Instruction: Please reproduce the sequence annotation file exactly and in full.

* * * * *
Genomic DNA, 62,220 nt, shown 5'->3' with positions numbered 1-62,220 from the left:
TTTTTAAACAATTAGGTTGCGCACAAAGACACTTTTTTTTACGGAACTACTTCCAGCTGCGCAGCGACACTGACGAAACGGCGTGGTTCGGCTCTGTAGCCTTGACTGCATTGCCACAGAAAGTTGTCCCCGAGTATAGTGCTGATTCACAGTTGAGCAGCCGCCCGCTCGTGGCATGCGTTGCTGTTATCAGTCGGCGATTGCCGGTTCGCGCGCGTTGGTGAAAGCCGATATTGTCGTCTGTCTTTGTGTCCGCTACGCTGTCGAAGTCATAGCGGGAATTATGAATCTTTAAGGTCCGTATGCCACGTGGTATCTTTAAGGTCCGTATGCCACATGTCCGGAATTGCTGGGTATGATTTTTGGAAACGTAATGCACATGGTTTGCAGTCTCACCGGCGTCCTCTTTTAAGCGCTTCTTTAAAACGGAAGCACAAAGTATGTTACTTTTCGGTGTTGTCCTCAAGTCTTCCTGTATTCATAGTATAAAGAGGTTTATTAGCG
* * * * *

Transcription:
Genomic DNA, 62,220 nt, shown 5'->3' with positions numbered 1-62,220 from the left:
TTTTTAAACAATTAGGTTGCGCACAAAGACACTTTTTTTTACGGAACTACTTCCAGCTGCGCAGCGACACTGACGAAACGGCGTGGTTCGGCTCTGTAGCCTTGACTGCATTGCCACAGAAAGTTGTCCCCGAGTATAGTGCTGATTCACAGTTGAGCAGCCGCCCGCTCGTGGCATGCGTTGCTGTTATCAGTCGGCGATTGCCGGTTCGCGCGCGTTGGTGAAAGCCGATATTGTCGTCTGTCTTTGTGTCCGCTACGCTGTCGAAGTCATAGCGGGAATTATGAATCTTTAAGGTCCGTATGCCACGTGGTATCTTTAAGGTCCGTATGCCACATGTCCGGAATTGCTGGGTATGATTTTTGGAAACGTAATGCACATGGTTTGCAGTCTCACCGGCGTCCTCTTTTAAGCGCTTCTTTAAAACGGAAGCACAAAGTATGTTACTTTTCGGTGTTGTCCTCAAGTCTTCCTGTATTCATAGTATAAAGAGGTTTATTAGCG